The Qi should be stimulated.
氣宜鼓盪， – The Theory of Taijiquan by Zhang Sanfeng
tl;dr – Click here to skip to a simple exercise
What is Qi?
Qi means different things to different people.
It is typically translated as internal energy and there are three types of explanation.
1. It is an energy beyond western science – This can lead to training that doesn’t actually work against most people.
2. It is made up bullshit – This can lead to disregarding rewarding areas of study and limits your skill.
3. It is explained by making analogies to the nervous system, fascia, bio electricity, quantum mechanics, etc.
Unfortunately, these types of analogies don’t hold up under close scrutiny. They end up being variations on the first type of explanation cloaked in scientific or medical jargon.
So what is Qi?
It is a feeling.
When we use the mind and body in specific ways there is a physical sensation in the body. We are going to call that sensation Qi.
Much of Taijiquan training is about using the mind to make subtle yet powerful changes inside the body.
To do this we need to feel inside the body and we need to label these feelings. This gives us an internal reference point as we work on improving our skill. It also gives us a language we can use to impart these skills to others.
Once someone can feel and reproduce this sensation, we can simply say “expand, contract, sink or spiral the Qi” and they instantly know how to work on any number of important Taiji skills. And they know what it feels like when those skills are done correctly.
In Taijiquan we are going to talk about energy a lot, along with many other similar concepts. We are going to talk about them as if they are physical things interacting with the body because that’s how it should feel.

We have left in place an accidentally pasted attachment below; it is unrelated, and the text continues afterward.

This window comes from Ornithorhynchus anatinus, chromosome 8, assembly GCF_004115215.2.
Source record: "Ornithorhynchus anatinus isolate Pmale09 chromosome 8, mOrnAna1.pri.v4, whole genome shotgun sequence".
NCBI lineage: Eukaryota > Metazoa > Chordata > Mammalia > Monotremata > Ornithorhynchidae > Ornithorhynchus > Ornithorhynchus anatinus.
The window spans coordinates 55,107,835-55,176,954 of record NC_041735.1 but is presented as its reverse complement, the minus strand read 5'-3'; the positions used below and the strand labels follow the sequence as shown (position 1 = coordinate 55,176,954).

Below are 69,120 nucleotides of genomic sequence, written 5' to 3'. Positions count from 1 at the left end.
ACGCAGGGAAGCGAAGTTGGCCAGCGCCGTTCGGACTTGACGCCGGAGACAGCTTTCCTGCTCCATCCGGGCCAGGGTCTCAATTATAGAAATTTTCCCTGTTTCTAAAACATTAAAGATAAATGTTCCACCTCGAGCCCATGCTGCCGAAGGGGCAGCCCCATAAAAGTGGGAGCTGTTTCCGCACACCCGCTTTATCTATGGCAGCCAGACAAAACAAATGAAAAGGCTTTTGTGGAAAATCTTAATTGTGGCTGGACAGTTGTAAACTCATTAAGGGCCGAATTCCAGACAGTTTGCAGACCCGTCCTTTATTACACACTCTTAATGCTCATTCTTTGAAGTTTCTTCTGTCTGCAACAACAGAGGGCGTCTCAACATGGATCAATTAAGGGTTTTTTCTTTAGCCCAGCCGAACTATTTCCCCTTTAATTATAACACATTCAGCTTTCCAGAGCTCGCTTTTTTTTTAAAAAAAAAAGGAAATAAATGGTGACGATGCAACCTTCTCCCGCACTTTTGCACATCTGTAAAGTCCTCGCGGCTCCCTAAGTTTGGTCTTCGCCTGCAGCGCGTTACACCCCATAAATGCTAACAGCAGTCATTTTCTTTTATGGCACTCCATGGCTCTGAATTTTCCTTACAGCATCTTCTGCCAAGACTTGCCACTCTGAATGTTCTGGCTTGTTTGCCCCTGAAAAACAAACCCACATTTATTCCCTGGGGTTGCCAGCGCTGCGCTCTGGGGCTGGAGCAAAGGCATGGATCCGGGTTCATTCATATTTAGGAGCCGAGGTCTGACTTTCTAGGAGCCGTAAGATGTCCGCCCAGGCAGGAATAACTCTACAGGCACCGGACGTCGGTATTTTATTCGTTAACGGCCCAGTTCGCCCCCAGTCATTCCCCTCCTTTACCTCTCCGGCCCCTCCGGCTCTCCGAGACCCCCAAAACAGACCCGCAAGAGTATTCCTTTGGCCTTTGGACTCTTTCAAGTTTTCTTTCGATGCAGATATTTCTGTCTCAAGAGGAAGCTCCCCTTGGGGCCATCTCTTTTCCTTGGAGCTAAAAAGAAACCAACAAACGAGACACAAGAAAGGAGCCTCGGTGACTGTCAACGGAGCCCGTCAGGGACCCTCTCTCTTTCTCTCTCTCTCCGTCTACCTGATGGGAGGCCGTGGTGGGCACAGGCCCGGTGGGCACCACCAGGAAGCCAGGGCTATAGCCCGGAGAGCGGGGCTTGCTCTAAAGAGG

It is important to remember that this language is describing what it feels like to connect the body and mind and use them in specific ways. It is not describing the actual physiological processes that are taking place.
So what does Qi feel like?
Unfortunately it’s not a simple “Qi feels like X.” Otherwise we could simple use that word instead.
Warmth, slight pressure, a tingle like electricity or vibration. It may have a magnetic push or pull to it.
These sensations will be very slight and subtle at first.
Most beginning qigong exercises should begin to help you get a feeling for Qi. If you don’t have some already you can use the one below.
tl;dr – Qi is a physical sensation that lets you know if you’re doing it right.
What does it mean to stimulate the Qi?
This passage has been translated as: excited, stirred, full & stimulated, extended and vibrated like a drum. The characters in question also have connotations of: to move, to beat, to shake, to agitate, rouse.
There is some ambiguity here and different schools of Taijiquan will have slightly different versions of this quality.
You know the qi is stimulated when it feels full and flowing throughout the entire body.
The flushed energized feeling you get after a vigorous physical warm up is a version of this.
How to Stimulate the Qi
The light and agile drills will help stimulate the qi.
A quick and crude method is to slap and shake the body the way athletes do before vigorous competition.
In fact any warm up exercise that gets the blood flowing and makes you relaxed and energized will do as long as you remain calm and focused. We’ll cover why you must be calm in Rule #3.
Once you achieve this feeling make sure to maintain it during your Tai Chi practice session.
Once you get good at stimulating the Qi, work on reducing the amount of time it takes you to achieve this state. Your goal is to produce this state almost instantly using mental focus more than physical activity.